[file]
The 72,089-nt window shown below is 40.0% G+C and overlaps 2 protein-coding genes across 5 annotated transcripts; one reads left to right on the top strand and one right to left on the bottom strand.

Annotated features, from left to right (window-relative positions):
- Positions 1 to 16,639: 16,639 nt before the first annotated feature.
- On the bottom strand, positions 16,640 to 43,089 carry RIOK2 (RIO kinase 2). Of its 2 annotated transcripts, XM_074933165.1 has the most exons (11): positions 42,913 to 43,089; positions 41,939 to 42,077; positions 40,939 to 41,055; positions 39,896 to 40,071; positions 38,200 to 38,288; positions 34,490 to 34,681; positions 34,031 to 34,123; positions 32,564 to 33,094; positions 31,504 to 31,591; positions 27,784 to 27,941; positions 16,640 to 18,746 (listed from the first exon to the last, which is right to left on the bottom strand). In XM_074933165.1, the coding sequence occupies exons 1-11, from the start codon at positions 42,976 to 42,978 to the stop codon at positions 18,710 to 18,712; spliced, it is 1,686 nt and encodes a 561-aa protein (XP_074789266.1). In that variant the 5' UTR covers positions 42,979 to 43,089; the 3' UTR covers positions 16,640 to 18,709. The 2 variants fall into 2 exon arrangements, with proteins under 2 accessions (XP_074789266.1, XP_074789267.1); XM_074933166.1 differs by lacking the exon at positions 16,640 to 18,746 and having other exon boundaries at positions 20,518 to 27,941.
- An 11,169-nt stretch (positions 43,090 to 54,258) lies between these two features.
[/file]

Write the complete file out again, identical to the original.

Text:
The 72,089-nt window shown below is 40.0% G+C and overlaps 2 protein-coding genes across 5 annotated transcripts; one reads left to right on the top strand and one right to left on the bottom strand.

Annotated features, from left to right (window-relative positions):
- Positions 1 to 16,639: 16,639 nt before the first annotated feature.
- On the bottom strand, positions 16,640 to 43,089 carry RIOK2 (RIO kinase 2). Of its 2 annotated transcripts, XM_074933165.1 has the most exons (11): positions 42,913 to 43,089; positions 41,939 to 42,077; positions 40,939 to 41,055; positions 39,896 to 40,071; positions 38,200 to 38,288; positions 34,490 to 34,681; positions 34,031 to 34,123; positions 32,564 to 33,094; positions 31,504 to 31,591; positions 27,784 to 27,941; positions 16,640 to 18,746 (listed from the first exon to the last, which is right to left on the bottom strand). In XM_074933165.1, the coding sequence occupies exons 1-11, from the start codon at positions 42,976 to 42,978 to the stop codon at positions 18,710 to 18,712; spliced, it is 1,686 nt and encodes a 561-aa protein (XP_074789266.1). In that variant the 5' UTR covers positions 42,979 to 43,089; the 3' UTR covers positions 16,640 to 18,709. The 2 variants fall into 2 exon arrangements, with proteins under 2 accessions (XP_074789266.1, XP_074789267.1); XM_074933166.1 differs by lacking the exon at positions 16,640 to 18,746 and having other exon boundaries at positions 20,518 to 27,941.
- An 11,169-nt stretch (positions 43,090 to 54,258) lies between these two features.